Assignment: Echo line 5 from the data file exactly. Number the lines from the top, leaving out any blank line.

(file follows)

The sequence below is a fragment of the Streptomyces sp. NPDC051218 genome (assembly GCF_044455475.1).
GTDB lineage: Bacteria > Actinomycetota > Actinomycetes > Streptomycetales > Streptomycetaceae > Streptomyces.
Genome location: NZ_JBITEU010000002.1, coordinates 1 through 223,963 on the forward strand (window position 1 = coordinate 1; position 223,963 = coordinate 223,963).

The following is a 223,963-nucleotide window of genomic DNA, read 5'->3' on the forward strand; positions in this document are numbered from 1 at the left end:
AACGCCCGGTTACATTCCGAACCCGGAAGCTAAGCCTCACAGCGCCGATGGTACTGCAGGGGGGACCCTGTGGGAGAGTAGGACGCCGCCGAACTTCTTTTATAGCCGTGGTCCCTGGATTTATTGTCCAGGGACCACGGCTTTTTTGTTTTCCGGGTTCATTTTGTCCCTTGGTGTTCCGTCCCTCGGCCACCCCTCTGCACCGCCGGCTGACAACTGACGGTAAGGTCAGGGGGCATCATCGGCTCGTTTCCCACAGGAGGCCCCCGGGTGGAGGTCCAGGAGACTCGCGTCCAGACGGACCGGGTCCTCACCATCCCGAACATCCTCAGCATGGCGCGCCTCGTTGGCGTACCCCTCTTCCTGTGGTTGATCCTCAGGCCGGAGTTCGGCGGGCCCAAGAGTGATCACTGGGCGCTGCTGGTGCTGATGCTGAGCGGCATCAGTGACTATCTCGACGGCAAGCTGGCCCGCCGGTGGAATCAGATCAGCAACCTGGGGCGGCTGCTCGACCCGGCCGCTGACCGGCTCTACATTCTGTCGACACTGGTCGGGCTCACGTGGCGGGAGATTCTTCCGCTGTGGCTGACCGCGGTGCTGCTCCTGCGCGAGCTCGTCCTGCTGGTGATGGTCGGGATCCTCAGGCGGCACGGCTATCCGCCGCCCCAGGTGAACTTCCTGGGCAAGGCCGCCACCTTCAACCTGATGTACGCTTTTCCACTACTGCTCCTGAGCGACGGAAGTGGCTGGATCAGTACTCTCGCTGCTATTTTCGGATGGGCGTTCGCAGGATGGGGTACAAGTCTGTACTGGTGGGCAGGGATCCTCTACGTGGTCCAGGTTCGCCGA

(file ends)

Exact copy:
AACGCCCGGTTACATTCCGAACCCGGAAGCTAAGCCTCACAGCGCCGATGGTACTGCAGGGGGGACCCTGTGGGAGAGTAGGACGCCGCCGAACTTCTTTTATAGCCGTGGTCCCTGGATTTATTGTCCAGGGACCACGGCTTTTTTGTTTTCCGGGTTCATTTTGTCCCTTGGTGTTCCGTCCCTCGGCCACCCCTCTGCACCGCCGGCTGACAACTGACGGTAAGGTCAGGGGGCATCATCGGCTCGTTTCCCACAGGAGGCCCCCGGGTGGAGGTCCAGGAGACTCGCGTCCAGACGGACCGGGTCCTCACCATCCCGAACATCCTCAGCATGGCGCGCCTCGTTGGCGTACCCCTCTTCCTGTGGTTGATCCTCAGGCCGGAGTTCGGCGGGCCCAAGAGTGATCACTGGGCGCTGCTGGTGCTGATGCTGAGCGGCATCAGTGACTATCTCGACGGCAAGCTGGCCCGCCGGTGGAATCAGATCAGCAACCTGGGGCGGCTGCTCGACCCGGCCGCTGACCGGCTCTACATTCTGTCGACACTGGTCGGGCTCACGTGGCGGGAGATTCTTCCGCTGTGGCTGACCGCGGTGCTGCTCCTGCGCGAGCTCGTCCTGCTGGTGATGGTCGGGATCCTCAGGCGGCACGGCTATCCGCCGCCCCAGGTGAACTTCCTGGGCAAGGCCGCCACCTTCAACCTGATGTACGCTTTTCCACTACTGCTCCTGAGCGACGGAAGTGGCTGGATCAGTACTCTCGCTGCTATTTTCGGATGGGCGTTCGCAGGATGGGGTACAAGTCTGTACTGGTGGGCAGGGATCCTCTACGTGGTCCAGGTTCGCCGA